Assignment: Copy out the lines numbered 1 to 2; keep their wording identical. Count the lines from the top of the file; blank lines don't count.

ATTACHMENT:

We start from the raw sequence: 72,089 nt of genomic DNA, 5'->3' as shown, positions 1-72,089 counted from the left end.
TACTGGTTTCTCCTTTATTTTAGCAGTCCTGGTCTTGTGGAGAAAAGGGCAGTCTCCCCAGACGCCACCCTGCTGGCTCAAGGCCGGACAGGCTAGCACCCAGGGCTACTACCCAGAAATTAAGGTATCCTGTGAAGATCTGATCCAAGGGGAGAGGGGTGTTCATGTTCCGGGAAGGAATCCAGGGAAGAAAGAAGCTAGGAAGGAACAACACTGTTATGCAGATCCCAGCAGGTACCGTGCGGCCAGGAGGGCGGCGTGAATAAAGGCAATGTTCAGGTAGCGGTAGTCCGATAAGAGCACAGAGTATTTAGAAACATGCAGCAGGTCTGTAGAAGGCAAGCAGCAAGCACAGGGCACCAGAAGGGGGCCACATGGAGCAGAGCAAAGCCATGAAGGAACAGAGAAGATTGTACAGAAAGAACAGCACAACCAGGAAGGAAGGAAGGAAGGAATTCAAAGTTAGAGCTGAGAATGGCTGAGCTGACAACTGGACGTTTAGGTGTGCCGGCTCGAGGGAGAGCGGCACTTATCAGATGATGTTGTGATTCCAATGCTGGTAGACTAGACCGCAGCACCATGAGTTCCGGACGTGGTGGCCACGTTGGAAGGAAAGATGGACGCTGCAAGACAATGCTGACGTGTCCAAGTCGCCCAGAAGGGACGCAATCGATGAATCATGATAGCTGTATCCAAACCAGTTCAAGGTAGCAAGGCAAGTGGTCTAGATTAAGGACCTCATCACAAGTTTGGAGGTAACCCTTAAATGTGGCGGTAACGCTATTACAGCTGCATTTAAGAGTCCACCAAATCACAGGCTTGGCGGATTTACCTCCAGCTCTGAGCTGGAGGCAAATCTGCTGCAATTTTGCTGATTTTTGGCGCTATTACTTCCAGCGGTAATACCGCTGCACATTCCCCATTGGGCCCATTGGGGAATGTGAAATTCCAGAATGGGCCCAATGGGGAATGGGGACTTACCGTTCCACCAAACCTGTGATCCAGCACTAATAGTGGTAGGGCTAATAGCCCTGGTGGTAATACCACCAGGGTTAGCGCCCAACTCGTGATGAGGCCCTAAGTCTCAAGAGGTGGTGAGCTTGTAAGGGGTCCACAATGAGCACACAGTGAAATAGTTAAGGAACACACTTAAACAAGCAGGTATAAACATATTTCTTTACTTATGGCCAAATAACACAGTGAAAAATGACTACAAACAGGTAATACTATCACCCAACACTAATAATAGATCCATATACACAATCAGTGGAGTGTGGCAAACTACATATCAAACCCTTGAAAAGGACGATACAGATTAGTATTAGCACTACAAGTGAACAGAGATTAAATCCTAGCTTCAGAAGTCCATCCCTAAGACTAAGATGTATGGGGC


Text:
We start from the raw sequence: 72,089 nt of genomic DNA, 5'->3' as shown, positions 1-72,089 counted from the left end.
TACTGGTTTCTCCTTTATTTTAGCAGTCCTGGTCTTGTGGAGAAAAGGGCAGTCTCCCCAGACGCCACCCTGCTGGCTCAAGGCCGGACAGGCTAGCACCCAGGGCTACTACCCAGAAATTAAGGTATCCTGTGAAGATCTGATCCAAGGGGAGAGGGGTGTTCATGTTCCGGGAAGGAATCCAGGGAAGAAAGAAGCTAGGAAGGAACAACACTGTTATGCAGATCCCAGCAGGTACCGTGCGGCCAGGAGGGCGGCGTGAATAAAGGCAATGTTCAGGTAGCGGTAGTCCGATAAGAGCACAGAGTATTTAGAAACATGCAGCAGGTCTGTAGAAGGCAAGCAGCAAGCACAGGGCACCAGAAGGGGGCCACATGGAGCAGAGCAAAGCCATGAAGGAACAGAGAAGATTGTACAGAAAGAACAGCACAACCAGGAAGGAAGGAAGGAAGGAATTCAAAGTTAGAGCTGAGAATGGCTGAGCTGACAACTGGACGTTTAGGTGTGCCGGCTCGAGGGAGAGCGGCACTTATCAGATGATGTTGTGATTCCAATGCTGGTAGACTAGACCGCAGCACCATGAGTTCCGGACGTGGTGGCCACGTTGGAAGGAAAGATGGACGCTGCAAGACAATGCTGACGTGTCCAAGTCGCCCAGAAGGGACGCAATCGATGAATCATGATAGCTGTATCCAAACCAGTTCAAGGTAGCAAGGCAAGTGGTCTAGATTAAGGACCTCATCACAAGTTTGGAGGTAACCCTTAAATGTGGCGGTAACGCTATTACAGCTGCATTTAAGAGTCCACCAAATCACAGGCTTGGCGGATTTACCTCCAGCTCTGAGCTGGAGGCAAATCTGCTGCAATTTTGCTGATTTTTGGCGCTATTACTTCCAGCGGTAATACCGCTGCACATTCCCCATTGGGCCCATTGGGGAATGTGAAATTCCAGAATGGGCCCAATGGGGAATGGGGACTTACCGTTCCACCAAACCTGTGATCCAGCACTAATAGTGGTAGGGCTAATAGCCCTGGTGGTAATACCACCAGGGTTAGCGCCCAACTCGTGATGAGGCCCTAAGTCTCAAGAGGTGGTGAGCTTGTAAGGGGTCCACAATGAGCACACAGTGAAATAGTTAAGGAACACACTTAAACAAGCAGGTATAAACATATTTCTTTACTTATGGCCAAATAACACAGTGAAAAATGACTACAAACAGGTAATACTATCACCCAACACTAATAATAGATCCATATACACAATCAGTGGAGTGTGGCAAACTACATATCAAACCCTTGAAAAGGACGATACAGATTAGTATTAGCACTACAAGTGAACAGAGATTAAATCCTAGCTTCAGAAGTCCATCCCTAAGACTAAGATGTATGGGGC